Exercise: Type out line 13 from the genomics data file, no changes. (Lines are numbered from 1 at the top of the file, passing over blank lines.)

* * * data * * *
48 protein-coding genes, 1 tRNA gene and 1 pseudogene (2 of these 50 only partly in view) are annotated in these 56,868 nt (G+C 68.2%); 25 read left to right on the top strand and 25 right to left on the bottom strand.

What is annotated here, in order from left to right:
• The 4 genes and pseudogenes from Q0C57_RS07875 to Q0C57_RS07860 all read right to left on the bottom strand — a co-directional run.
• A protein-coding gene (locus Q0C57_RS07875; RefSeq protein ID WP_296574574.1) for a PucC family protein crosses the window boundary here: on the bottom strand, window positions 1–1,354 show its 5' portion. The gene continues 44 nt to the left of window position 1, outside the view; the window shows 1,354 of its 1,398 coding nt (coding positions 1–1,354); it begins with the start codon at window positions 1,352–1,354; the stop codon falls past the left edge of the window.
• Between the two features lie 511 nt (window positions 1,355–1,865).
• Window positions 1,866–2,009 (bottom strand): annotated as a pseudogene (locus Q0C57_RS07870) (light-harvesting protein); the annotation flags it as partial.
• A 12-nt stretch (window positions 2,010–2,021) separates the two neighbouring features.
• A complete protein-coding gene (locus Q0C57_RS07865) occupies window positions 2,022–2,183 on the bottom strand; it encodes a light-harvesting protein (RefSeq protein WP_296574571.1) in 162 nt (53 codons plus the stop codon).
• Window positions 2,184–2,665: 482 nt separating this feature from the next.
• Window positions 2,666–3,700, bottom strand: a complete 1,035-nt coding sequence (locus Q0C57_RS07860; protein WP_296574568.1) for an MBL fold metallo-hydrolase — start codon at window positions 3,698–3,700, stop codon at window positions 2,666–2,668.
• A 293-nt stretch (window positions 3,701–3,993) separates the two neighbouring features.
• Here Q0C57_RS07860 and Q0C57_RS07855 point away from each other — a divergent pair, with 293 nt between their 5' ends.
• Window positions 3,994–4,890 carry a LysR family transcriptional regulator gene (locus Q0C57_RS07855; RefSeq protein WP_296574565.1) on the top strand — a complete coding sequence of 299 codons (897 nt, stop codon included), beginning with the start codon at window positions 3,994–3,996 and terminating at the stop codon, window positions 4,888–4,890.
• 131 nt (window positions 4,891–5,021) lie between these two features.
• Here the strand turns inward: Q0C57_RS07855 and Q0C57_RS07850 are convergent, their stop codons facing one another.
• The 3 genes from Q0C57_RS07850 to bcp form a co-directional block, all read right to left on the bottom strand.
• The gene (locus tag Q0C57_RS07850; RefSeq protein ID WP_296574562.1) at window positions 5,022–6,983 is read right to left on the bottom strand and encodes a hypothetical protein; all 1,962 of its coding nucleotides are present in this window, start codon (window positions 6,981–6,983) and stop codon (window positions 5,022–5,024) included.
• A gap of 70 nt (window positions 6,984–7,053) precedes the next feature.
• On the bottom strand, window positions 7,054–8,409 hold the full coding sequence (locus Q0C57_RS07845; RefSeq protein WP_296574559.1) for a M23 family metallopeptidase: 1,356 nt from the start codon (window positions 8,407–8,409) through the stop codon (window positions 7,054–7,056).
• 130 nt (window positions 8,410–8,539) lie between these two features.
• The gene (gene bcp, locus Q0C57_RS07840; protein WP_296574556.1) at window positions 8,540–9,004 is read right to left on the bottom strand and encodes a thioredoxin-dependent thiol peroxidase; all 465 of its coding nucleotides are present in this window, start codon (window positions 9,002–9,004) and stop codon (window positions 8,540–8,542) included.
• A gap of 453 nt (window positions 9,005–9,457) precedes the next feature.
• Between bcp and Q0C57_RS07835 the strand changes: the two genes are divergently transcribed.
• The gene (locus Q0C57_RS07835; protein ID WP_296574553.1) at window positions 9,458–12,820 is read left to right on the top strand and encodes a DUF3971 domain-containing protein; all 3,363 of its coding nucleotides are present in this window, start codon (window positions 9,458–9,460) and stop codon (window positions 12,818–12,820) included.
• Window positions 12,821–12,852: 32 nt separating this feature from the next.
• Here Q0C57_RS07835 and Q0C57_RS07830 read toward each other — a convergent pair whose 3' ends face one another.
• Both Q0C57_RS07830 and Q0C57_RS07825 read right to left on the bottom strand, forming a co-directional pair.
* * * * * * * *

• Window positions 3,994–4,890 carry a LysR family transcriptional regulator gene (locus Q0C57_RS07855; RefSeq protein WP_296574565.1) on the top strand — a complete coding sequence of 299 codons (897 nt, stop codon included), beginning with the start codon at window positions 3,994–3,996 and terminating at the stop codon, window positions 4,888–4,890.